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Can we trust docking results?
Sept 2010

IBM Systems and Technology Group releases a white paper with eHiTS and Cell
Oct 2008

EPA's ToxCastTM project will use SimBioSys' eHiTS as docking engine
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Press Releases in 2010:

Independent user study ranks eHiTS at the top

TORONTO, ON - Sep 3rd 2010: SimBioSys, Inc. is pleased to inform the scientific community about the following recent paper in Wiley's Journal of Computational Chemistry:

"Can we trust docking results? Evaluation of seven commonly used programs on PDBbind database"

by Plewczynski, from the University of Warsaw  ( They performed a comparison of 7 docking and scoring programs to evaluate pose prediction and score accuracy on a large set of 1300 PDB complexes. They performed a fairly thorough study asking some important questions, such as how the starting ligand conformations influence the results and how the results differ for small or large ligands, mostly hydrophobic or mostly polar interaction. The good news they report is that, statistically, overall results do not seem to be influenced by the starting conformations, although there is a slight advantage in some programs for the X-ray conformation, which is understandable. The bad news is that ligand size does matter: while we are very successful with small, fairly rigid molecules, large floppy ones still prove to be hard to handle for all programs. The really ugly news is that none of the scoring functions provided adequate correlation with binding energy.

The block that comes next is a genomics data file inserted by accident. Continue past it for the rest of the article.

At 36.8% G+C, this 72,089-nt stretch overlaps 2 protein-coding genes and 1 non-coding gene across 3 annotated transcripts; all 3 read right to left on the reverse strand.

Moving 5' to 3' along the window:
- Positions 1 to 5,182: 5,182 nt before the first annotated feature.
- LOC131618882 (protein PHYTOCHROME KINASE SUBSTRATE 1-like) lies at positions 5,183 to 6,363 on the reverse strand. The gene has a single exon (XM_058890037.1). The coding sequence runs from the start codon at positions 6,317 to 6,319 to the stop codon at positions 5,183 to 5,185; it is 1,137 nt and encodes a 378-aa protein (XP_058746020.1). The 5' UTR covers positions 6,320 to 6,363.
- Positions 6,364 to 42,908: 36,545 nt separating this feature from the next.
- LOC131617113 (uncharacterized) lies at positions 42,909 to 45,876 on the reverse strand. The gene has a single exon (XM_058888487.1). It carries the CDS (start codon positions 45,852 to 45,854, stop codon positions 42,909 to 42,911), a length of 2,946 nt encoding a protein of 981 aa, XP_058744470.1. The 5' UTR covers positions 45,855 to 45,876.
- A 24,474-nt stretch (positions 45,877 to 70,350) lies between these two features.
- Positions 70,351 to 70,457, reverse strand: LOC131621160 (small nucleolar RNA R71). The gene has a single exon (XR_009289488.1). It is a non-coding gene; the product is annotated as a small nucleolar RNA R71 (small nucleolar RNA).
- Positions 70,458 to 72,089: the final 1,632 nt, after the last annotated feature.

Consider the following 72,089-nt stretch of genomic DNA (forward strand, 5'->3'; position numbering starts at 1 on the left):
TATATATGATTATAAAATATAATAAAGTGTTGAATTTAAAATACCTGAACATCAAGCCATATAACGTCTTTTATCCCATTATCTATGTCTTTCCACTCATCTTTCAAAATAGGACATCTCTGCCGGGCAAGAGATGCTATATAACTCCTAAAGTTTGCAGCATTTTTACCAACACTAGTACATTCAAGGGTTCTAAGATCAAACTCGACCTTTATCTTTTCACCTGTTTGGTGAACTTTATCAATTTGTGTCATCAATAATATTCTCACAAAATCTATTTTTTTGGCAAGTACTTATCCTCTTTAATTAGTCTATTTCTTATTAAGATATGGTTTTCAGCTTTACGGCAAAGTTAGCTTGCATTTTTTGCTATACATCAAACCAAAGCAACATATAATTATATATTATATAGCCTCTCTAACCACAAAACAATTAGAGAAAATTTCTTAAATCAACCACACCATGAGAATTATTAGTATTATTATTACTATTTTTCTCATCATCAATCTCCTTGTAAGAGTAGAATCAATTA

The results are divided into 3 major sections: pose prediction accuracy, score correlation with experimental binding energy and score-rmsd correlation (ranking performance of the scoring functions). The authors' conclusion of the pose prediction exercise can be summarized by the following quote:

"On the basis of those results, we can order programs in the following way:  GOLD ~ eHiTS > Surflex > Glide > LigandFit > FlexX > AutoDock. The best programs have the average RMSD top score around 2.7 A, and it increases to nearly 4.5 A for the weakest FlexX. As expected, better results were observed for best pose conformations. For those poses, the mean RMSD value was even below 2 A for GOLD, eHiTS, and Surflex. ... Moreover, the percentage of pairs for which top score conformation is below 2 A shows that even for the best programs the success rate is below 60%, and in some cases even below 40%."

Based on the score-energy correlation performance, the authors divided the  programs into three categories. The best one is "composed of functions implemented in eHiTS and in Surflex, which gave Pearson correlation 0.38 and 0.33, respectively. Moreover, for eHiTS scoring function very high-Spearman correlation was obtained..." The Pearson correlations for the middle and worse categories are  in the range of 0.17-0.25 and less than 0.1 respectively. The authors rightly conclude that the score-energy correlation results are inadequate even for eHiTS.

Finally, in the ranking performance comparison (correlation of score with
quality of poses) AutoDock achieved the highest 0.32 correlation with eHiTS as close second with ~0.3 correlation.